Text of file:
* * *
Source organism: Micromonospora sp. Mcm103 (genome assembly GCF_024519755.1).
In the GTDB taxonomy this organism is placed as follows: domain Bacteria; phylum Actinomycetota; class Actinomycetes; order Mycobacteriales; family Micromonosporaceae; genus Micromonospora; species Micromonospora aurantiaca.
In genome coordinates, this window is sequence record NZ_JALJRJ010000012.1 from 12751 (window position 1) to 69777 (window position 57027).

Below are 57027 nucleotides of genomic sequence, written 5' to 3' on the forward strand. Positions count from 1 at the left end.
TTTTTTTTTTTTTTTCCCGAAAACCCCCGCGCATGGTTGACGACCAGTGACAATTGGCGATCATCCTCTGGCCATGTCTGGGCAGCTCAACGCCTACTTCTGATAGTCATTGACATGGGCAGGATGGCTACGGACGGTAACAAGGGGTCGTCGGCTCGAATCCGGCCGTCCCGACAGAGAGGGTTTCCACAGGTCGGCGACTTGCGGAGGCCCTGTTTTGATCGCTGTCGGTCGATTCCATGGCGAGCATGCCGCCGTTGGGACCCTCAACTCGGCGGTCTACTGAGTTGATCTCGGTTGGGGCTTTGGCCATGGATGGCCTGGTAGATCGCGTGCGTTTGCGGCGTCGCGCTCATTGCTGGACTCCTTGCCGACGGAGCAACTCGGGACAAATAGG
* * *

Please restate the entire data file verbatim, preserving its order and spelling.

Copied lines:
Source organism: Micromonospora sp. Mcm103 (genome assembly GCF_024519755.1).
In the GTDB taxonomy this organism is placed as follows: domain Bacteria; phylum Actinomycetota; class Actinomycetes; order Mycobacteriales; family Micromonosporaceae; genus Micromonospora; species Micromonospora aurantiaca.
In genome coordinates, this window is sequence record NZ_JALJRJ010000012.1 from 12751 (window position 1) to 69777 (window position 57027).

Below are 57027 nucleotides of genomic sequence, written 5' to 3' on the forward strand. Positions count from 1 at the left end.
TTTTTTTTTTTTTTTCCCGAAAACCCCCGCGCATGGTTGACGACCAGTGACAATTGGCGATCATCCTCTGGCCATGTCTGGGCAGCTCAACGCCTACTTCTGATAGTCATTGACATGGGCAGGATGGCTACGGACGGTAACAAGGGGTCGTCGGCTCGAATCCGGCCGTCCCGACAGAGAGGGTTTCCACAGGTCGGCGACTTGCGGAGGCCCTGTTTTGATCGCTGTCGGTCGATTCCATGGCGAGCATGCCGCCGTTGGGACCCTCAACTCGGCGGTCTACTGAGTTGATCTCGGTTGGGGCTTTGGCCATGGATGGCCTGGTAGATCGCGTGCGTTTGCGGCGTCGCGCTCATTGCTGGACTCCTTGCCGACGGAGCAACTCGGGACAAATAGG